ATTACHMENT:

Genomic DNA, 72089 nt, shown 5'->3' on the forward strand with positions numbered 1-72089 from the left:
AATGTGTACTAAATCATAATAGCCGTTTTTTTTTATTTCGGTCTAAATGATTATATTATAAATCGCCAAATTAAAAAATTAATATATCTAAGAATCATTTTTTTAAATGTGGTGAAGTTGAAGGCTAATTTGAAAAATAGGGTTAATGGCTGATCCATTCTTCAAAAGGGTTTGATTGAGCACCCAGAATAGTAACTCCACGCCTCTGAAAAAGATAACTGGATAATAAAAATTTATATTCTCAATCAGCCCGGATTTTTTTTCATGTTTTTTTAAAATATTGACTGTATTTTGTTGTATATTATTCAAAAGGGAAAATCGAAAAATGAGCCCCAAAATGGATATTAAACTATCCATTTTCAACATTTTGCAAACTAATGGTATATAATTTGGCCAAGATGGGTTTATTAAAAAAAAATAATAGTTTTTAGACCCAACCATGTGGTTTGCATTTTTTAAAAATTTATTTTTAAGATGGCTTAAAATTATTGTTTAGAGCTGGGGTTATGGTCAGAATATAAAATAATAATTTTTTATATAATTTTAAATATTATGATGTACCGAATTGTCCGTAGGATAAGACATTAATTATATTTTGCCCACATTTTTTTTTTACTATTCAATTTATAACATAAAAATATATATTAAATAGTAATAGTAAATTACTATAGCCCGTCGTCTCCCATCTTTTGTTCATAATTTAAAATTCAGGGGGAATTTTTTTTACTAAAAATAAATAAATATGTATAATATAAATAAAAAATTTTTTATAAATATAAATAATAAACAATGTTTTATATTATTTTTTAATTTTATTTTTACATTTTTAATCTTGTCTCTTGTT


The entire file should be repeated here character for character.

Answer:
Genomic DNA, 72089 nt, shown 5'->3' on the forward strand with positions numbered 1-72089 from the left:
AATGTGTACTAAATCATAATAGCCGTTTTTTTTTATTTCGGTCTAAATGATTATATTATAAATCGCCAAATTAAAAAATTAATATATCTAAGAATCATTTTTTTAAATGTGGTGAAGTTGAAGGCTAATTTGAAAAATAGGGTTAATGGCTGATCCATTCTTCAAAAGGGTTTGATTGAGCACCCAGAATAGTAACTCCACGCCTCTGAAAAAGATAACTGGATAATAAAAATTTATATTCTCAATCAGCCCGGATTTTTTTTCATGTTTTTTTAAAATATTGACTGTATTTTGTTGTATATTATTCAAAAGGGAAAATCGAAAAATGAGCCCCAAAATGGATATTAAACTATCCATTTTCAACATTTTGCAAACTAATGGTATATAATTTGGCCAAGATGGGTTTATTAAAAAAAAATAATAGTTTTTAGACCCAACCATGTGGTTTGCATTTTTTAAAAATTTATTTTTAAGATGGCTTAAAATTATTGTTTAGAGCTGGGGTTATGGTCAGAATATAAAATAATAATTTTTTATATAATTTTAAATATTATGATGTACCGAATTGTCCGTAGGATAAGACATTAATTATATTTTGCCCACATTTTTTTTTTACTATTCAATTTATAACATAAAAATATATATTAAATAGTAATAGTAAATTACTATAGCCCGTCGTCTCCCATCTTTTGTTCATAATTTAAAATTCAGGGGGAATTTTTTTTACTAAAAATAAATAAATATGTATAATATAAATAAAAAATTTTTTATAAATATAAATAATAAACAATGTTTTATATTATTTTTTAATTTTATTTTTACATTTTTAATCTTGTCTCTTGTT